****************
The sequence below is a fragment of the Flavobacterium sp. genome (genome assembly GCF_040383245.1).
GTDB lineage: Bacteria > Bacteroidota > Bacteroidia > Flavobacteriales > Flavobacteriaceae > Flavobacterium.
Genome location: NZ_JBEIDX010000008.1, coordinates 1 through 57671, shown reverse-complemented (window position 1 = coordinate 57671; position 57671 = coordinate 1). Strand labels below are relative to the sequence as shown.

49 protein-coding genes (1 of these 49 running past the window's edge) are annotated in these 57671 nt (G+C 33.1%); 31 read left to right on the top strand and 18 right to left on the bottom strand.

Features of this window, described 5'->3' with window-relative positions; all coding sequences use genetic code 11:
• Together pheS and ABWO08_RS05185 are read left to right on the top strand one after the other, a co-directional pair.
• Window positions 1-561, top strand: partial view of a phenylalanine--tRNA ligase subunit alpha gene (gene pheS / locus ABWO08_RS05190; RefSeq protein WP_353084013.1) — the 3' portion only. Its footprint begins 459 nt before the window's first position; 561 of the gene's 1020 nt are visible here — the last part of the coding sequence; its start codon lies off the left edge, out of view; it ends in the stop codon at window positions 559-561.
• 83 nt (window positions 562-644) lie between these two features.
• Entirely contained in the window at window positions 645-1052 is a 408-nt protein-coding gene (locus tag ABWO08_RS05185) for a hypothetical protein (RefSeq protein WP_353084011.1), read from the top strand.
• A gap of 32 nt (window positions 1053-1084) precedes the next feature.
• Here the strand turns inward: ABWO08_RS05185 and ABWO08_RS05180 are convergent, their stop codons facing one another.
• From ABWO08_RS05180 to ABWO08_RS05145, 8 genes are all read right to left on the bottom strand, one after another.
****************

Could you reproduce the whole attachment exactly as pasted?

The sequence below is a fragment of the Flavobacterium sp. genome (genome assembly GCF_040383245.1).
GTDB lineage: Bacteria > Bacteroidota > Bacteroidia > Flavobacteriales > Flavobacteriaceae > Flavobacterium.
Genome location: NZ_JBEIDX010000008.1, coordinates 1 through 57671, shown reverse-complemented (window position 1 = coordinate 57671; position 57671 = coordinate 1). Strand labels below are relative to the sequence as shown.

49 protein-coding genes (1 of these 49 running past the window's edge) are annotated in these 57671 nt (G+C 33.1%); 31 read left to right on the top strand and 18 right to left on the bottom strand.

Features of this window, described 5'->3' with window-relative positions; all coding sequences use genetic code 11:
• Together pheS and ABWO08_RS05185 are read left to right on the top strand one after the other, a co-directional pair.
• Window positions 1-561, top strand: partial view of a phenylalanine--tRNA ligase subunit alpha gene (gene pheS / locus ABWO08_RS05190; RefSeq protein WP_353084013.1) — the 3' portion only. Its footprint begins 459 nt before the window's first position; 561 of the gene's 1020 nt are visible here — the last part of the coding sequence; its start codon lies off the left edge, out of view; it ends in the stop codon at window positions 559-561.
• 83 nt (window positions 562-644) lie between these two features.
• Entirely contained in the window at window positions 645-1052 is a 408-nt protein-coding gene (locus tag ABWO08_RS05185) for a hypothetical protein (RefSeq protein WP_353084011.1), read from the top strand.
• A gap of 32 nt (window positions 1053-1084) precedes the next feature.
• Here the strand turns inward: ABWO08_RS05185 and ABWO08_RS05180 are convergent, their stop codons facing one another.
• From ABWO08_RS05180 to ABWO08_RS05145, 8 genes are all read right to left on the bottom strand, one after another.